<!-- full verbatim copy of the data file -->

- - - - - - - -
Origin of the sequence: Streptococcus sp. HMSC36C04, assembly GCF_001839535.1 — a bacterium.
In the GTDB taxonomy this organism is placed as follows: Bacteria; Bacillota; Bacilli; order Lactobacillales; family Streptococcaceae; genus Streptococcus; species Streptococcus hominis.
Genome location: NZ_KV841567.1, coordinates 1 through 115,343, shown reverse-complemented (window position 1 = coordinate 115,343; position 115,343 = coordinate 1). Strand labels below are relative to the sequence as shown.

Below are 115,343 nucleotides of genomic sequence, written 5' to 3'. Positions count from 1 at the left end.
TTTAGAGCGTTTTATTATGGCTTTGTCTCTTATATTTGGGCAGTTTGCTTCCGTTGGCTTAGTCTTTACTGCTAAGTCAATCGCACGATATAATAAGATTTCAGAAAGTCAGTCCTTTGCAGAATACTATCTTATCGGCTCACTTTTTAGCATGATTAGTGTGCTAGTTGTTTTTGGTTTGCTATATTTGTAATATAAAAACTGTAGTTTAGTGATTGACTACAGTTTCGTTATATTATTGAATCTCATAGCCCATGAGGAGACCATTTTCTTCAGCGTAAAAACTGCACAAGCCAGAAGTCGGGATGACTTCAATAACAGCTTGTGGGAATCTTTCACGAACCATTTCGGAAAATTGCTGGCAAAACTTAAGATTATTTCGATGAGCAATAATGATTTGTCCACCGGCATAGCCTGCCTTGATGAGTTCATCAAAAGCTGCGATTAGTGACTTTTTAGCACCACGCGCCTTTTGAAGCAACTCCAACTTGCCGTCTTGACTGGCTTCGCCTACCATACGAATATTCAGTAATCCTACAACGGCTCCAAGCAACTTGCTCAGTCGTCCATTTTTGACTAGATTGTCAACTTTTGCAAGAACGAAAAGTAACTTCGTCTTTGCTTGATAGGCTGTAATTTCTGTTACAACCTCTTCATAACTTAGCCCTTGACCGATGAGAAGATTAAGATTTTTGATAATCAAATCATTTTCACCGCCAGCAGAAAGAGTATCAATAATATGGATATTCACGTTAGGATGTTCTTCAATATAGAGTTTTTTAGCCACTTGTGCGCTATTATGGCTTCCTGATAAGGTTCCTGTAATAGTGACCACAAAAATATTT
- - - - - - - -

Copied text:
Origin of the sequence: Streptococcus sp. HMSC36C04, assembly GCF_001839535.1 — a bacterium.
In the GTDB taxonomy this organism is placed as follows: Bacteria; Bacillota; Bacilli; order Lactobacillales; family Streptococcaceae; genus Streptococcus; species Streptococcus hominis.
Genome location: NZ_KV841567.1, coordinates 1 through 115,343, shown reverse-complemented (window position 1 = coordinate 115,343; position 115,343 = coordinate 1). Strand labels below are relative to the sequence as shown.

Below are 115,343 nucleotides of genomic sequence, written 5' to 3'. Positions count from 1 at the left end.
TTTAGAGCGTTTTATTATGGCTTTGTCTCTTATATTTGGGCAGTTTGCTTCCGTTGGCTTAGTCTTTACTGCTAAGTCAATCGCACGATATAATAAGATTTCAGAAAGTCAGTCCTTTGCAGAATACTATCTTATCGGCTCACTTTTTAGCATGATTAGTGTGCTAGTTGTTTTTGGTTTGCTATATTTGTAATATAAAAACTGTAGTTTAGTGATTGACTACAGTTTCGTTATATTATTGAATCTCATAGCCCATGAGGAGACCATTTTCTTCAGCGTAAAAACTGCACAAGCCAGAAGTCGGGATGACTTCAATAACAGCTTGTGGGAATCTTTCACGAACCATTTCGGAAAATTGCTGGCAAAACTTAAGATTATTTCGATGAGCAATAATGATTTGTCCACCGGCATAGCCTGCCTTGATGAGTTCATCAAAAGCTGCGATTAGTGACTTTTTAGCACCACGCGCCTTTTGAAGCAACTCCAACTTGCCGTCTTGACTGGCTTCGCCTACCATACGAATATTCAGTAATCCTACAACGGCTCCAAGCAACTTGCTCAGTCGTCCATTTTTGACTAGATTGTCAACTTTTGCAAGAACGAAAAGTAACTTCGTCTTTGCTTGATAGGCTGTAATTTCTGTTACAACCTCTTCATAACTTAGCCCTTGACCGATGAGAAGATTAAGATTTTTGATAATCAAATCATTTTCACCGCCAGCAGAAAGAGTATCAATAATATGGATATTCACGTTAGGATGTTCTTCAATATAGAGTTTTTTAGCCACTTGTGCGCTATTATGGCTTCCTGATAAGGTTCCTGTAATAGTGACCACAAAAATATTT